Australasian Science: Australia's authority on science since 1938
By Michael Cook
It’s more important for a child to live to become an autonomous adult than to die to defend her mother’s prejudices against medicine.
To view this article subscribe or purchase a weekly pass here.
back to top
While synthetic biology promises benefits such as glow-in-the dark trees that replace city lights, there are many more sinister applications that have many people worried.
A one-way trip to Mars, funded from the rights to a reality TV show, raises many bioethical issues.
Reality TV has added a fresh perspective to the bioethical debate about the use of love drugs.
The Ebola outbreak has revealed a number of ethical issues that need to be sorted urgently.
How secure is an implantable chip that enables birth control to be switched on and off with a mobile phone?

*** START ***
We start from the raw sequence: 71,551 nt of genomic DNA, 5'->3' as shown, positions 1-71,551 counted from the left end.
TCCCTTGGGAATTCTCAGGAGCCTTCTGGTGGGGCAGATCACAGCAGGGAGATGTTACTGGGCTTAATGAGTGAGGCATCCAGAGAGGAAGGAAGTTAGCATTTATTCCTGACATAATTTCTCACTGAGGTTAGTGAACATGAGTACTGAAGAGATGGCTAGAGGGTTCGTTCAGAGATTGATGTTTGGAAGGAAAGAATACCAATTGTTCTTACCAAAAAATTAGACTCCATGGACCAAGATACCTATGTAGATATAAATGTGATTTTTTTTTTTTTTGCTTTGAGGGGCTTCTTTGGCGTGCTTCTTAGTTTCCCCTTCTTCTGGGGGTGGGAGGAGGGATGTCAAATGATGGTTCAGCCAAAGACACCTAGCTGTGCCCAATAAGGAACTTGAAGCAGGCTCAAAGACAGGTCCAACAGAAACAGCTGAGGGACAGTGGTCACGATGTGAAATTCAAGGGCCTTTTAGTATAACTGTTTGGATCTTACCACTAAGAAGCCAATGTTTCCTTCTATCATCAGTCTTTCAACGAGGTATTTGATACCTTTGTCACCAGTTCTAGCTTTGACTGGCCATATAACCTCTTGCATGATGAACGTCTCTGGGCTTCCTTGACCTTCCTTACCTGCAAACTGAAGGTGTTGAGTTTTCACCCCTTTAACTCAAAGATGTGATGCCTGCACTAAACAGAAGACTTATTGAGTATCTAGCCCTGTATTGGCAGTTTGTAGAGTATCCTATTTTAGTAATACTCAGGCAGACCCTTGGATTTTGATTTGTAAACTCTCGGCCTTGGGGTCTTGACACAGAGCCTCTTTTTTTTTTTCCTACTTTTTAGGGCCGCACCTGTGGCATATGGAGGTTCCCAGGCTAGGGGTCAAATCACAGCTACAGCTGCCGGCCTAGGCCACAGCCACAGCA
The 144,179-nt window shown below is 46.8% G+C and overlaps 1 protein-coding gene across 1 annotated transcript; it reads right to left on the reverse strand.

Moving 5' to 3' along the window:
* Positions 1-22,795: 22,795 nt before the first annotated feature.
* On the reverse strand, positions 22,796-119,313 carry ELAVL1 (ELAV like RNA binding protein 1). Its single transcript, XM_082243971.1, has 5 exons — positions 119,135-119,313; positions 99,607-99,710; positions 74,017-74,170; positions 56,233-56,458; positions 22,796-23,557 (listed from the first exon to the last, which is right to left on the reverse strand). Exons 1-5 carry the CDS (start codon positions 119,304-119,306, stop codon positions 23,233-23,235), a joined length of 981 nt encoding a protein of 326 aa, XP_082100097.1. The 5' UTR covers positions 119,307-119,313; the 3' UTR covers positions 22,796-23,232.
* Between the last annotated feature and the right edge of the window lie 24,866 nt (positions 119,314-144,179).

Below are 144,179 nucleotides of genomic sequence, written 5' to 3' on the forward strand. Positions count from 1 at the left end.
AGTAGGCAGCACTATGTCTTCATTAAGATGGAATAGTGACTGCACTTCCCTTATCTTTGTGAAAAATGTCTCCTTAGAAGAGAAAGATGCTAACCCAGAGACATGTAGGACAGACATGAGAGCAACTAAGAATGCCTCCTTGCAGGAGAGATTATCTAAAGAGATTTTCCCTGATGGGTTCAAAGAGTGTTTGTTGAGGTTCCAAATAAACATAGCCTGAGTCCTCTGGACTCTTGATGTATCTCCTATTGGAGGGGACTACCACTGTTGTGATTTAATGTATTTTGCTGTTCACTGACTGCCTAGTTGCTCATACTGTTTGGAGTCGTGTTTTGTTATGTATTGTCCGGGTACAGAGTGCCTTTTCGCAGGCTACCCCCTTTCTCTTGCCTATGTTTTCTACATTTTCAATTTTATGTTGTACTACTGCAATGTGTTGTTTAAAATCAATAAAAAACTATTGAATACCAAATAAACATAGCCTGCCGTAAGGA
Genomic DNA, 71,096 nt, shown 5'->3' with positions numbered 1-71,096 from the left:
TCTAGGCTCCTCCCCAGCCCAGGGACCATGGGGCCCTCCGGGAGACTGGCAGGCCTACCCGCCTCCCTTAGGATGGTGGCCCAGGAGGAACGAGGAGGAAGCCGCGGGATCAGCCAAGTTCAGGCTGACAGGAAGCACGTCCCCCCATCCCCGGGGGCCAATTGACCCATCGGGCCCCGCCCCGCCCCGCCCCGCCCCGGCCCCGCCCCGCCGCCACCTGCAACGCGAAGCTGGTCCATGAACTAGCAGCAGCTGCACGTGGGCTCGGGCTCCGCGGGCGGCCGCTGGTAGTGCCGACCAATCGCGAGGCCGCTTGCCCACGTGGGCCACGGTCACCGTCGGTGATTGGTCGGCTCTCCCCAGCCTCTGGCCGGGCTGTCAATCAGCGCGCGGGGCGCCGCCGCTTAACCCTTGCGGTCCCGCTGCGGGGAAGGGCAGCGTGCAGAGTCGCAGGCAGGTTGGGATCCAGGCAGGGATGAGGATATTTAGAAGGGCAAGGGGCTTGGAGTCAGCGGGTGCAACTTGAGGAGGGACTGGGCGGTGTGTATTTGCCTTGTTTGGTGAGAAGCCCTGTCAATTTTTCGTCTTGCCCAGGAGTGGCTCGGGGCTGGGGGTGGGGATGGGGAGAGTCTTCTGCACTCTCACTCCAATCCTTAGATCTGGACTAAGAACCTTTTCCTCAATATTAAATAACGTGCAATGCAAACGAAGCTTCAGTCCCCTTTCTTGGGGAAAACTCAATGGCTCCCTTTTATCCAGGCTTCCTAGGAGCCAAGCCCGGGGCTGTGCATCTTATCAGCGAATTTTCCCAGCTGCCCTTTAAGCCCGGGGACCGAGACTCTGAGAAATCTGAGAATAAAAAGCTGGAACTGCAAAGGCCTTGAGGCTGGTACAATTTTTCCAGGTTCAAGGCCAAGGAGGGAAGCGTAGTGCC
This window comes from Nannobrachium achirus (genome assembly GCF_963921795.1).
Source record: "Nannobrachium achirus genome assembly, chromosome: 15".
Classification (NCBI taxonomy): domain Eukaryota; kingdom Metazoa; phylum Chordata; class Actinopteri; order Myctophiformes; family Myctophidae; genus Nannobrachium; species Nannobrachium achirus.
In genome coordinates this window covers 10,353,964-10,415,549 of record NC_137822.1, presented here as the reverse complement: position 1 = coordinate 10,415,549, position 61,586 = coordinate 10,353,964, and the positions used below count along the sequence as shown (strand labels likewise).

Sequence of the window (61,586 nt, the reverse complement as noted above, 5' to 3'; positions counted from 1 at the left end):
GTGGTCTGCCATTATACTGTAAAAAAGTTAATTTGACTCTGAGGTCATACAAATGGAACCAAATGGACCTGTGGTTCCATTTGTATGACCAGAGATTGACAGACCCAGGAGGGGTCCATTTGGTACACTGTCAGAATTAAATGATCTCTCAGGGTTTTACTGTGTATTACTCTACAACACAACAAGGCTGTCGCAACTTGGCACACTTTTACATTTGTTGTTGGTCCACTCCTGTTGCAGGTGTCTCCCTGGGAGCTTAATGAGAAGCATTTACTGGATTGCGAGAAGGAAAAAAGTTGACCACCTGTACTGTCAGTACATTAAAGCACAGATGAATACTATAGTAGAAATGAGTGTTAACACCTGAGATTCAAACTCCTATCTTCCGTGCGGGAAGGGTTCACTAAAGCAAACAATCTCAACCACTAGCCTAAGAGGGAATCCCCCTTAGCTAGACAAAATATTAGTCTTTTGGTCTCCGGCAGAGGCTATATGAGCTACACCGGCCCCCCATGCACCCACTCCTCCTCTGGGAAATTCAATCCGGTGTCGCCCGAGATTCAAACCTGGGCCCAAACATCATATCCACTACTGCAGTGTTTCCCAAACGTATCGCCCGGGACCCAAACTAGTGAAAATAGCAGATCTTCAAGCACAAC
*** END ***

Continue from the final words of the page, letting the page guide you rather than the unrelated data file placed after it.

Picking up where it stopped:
If software becomes intelligent, what are the ethics of creating, modifying and deleting it from our hard drives?
The search for the missing Malaysian aircraft raises an ethical dilemma over the bias we place on “identifiable” lives over “statistical” lives.
IVF “mix-ups” could be avoided by barcoding embryos, but at what point is a new life reduced to a manufactured product?
Recent cases show that doctors still do not agree about when death actually happens.
Website designed by Delphinus Creative